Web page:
Before you do any labs, make sure you’re really well hydrated, that you’re getting the optimal intake of minerals, and are in kind of that optimized absorption state because you’re going to get labs that might not be fully accurate, but if you are dehydrated, and something to be aware of long-term, it puts strain on your kidneys, it puts strain on all your detox organs. Hydration really matters.
I hope this was helpful. I hope you’ll consider consuming water throughout the day and mineralizing your waters and kicking off your morning with a little hit of some salt, some Himalayan salt, so you get some minerals, and then also a little dash of baking soda. That’s a great way to power up your hydration levels.
Magnesium deficiency is linked to stress, diabetes, heart disease, osteoporosis, chronic fatigue syndrome, depression, anxiety, trouble sleeping, sore muscles, migraines, and many more debilitating health conditions.
If your body needs magnesium, you want the most beneficial kind your body can actually absorb. Organixx Magnesium 7 gives you seven (7) of the very best, most bioavailable types of elemental magnesium available.
Today, I’m going to share with you how to get the most optimized, refreshing sleep that you can get, every night. This is really critical for optimizing your overall wellness and enhancing your anti-aging process. Getting your best sleep consistently is essential for you optimizing your overall hormone balance and your rejuvenation process of every cell and gland, and it will help you overall.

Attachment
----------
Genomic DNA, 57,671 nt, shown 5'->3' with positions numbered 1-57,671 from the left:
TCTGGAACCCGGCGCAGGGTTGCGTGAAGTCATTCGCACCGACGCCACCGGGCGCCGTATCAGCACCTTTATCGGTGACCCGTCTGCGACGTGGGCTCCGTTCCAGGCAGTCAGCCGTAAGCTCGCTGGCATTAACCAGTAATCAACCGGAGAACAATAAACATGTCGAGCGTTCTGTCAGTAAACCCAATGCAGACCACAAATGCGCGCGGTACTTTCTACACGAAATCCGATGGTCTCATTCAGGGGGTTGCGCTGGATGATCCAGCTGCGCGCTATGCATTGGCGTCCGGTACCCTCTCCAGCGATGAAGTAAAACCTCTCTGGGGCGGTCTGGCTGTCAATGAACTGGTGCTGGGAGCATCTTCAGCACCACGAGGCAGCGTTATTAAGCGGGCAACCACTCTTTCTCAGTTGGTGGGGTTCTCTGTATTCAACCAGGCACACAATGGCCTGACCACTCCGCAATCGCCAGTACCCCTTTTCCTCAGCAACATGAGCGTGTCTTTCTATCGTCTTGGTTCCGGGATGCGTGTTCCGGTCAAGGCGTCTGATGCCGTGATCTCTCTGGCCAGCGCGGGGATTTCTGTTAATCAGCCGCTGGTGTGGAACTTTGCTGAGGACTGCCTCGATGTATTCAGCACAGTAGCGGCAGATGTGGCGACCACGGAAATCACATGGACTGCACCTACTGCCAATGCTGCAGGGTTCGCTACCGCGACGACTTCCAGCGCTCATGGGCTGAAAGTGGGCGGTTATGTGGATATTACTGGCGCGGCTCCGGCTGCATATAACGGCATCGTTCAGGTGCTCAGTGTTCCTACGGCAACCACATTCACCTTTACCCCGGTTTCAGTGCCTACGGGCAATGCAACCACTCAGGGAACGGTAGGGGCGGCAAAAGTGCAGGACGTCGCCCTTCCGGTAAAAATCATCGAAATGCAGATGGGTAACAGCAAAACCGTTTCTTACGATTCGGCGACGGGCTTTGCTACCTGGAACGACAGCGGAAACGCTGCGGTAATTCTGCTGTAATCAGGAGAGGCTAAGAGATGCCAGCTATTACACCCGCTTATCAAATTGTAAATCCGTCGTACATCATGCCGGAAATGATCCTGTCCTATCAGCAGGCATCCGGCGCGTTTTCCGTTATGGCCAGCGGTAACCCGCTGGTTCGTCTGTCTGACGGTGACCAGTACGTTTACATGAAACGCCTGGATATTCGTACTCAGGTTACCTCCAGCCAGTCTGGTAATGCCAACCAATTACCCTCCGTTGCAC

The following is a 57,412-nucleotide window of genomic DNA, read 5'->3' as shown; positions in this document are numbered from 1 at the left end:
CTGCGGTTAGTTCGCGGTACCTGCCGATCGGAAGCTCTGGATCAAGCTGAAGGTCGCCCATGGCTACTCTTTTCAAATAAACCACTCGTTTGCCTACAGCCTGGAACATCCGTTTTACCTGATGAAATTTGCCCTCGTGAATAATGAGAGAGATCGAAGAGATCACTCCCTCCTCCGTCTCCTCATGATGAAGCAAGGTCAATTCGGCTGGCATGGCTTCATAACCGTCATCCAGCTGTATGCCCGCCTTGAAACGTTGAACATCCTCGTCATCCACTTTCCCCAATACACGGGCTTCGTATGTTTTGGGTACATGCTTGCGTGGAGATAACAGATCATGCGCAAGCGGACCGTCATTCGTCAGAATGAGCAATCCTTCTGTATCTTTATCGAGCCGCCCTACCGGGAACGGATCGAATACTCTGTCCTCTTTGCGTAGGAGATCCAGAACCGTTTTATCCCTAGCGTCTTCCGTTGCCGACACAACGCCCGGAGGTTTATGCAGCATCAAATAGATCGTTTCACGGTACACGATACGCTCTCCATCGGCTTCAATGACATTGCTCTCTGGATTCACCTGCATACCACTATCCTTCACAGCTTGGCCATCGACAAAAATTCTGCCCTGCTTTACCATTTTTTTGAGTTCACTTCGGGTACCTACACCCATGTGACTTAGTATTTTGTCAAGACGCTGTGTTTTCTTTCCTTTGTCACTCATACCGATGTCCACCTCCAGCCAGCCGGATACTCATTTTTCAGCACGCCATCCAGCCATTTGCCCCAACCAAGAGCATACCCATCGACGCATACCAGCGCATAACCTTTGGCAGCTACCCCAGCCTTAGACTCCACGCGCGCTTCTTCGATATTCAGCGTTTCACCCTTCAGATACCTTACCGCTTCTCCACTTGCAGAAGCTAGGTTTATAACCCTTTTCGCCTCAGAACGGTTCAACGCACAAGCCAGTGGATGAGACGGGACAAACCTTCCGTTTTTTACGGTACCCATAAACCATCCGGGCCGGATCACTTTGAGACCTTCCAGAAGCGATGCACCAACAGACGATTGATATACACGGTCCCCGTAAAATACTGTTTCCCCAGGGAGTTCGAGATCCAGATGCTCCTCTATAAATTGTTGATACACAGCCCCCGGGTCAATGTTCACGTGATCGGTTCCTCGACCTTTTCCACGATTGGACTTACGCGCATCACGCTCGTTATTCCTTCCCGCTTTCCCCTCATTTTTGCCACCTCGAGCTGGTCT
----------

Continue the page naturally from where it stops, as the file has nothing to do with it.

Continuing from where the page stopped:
These five tips are going to help you sleep, get to sleep better. They will help you sleep longer in a more fulfilled way, and help you maximize REM sleep so you wake up totally refreshed and not tired. So, these five tips are super easy, and I’m going to share these with you today.
Number One: Limit Alcohol & Caffeine Consumption
And this is really important. I know a lot of you consume coffee, keto coffee – and even, hopefully, you are adding our Organixx Collagen to your coffee. You want to make sure you consume that 13 to 14 hours before you go to bed. So make sure you are limiting your caffeine consumption. This will greatly decrease the enhancement of your central nervous system, that invigoration that we sometimes get, that caffeine hit, and caffeine and even alcohol can skew our circadian rhythm. So that’s one of the best ways to really optimize your sleep.
Number Two: Power Down Before Bedtime
Make sure you power down two to three hours before bedtime, meaning power down on consuming things on your phone, or your laptop, or TVs at home, limiting blue light. And that also means limiting the natural daylight coming from a lot of our LED lights in our home, sometimes changing out the lights so that you’re not so much exposed to natural light that’s artificial. And I always recommend wearing blue light blocking glasses. Those are so good to help power down your body’s natural rhythm to get to sleep.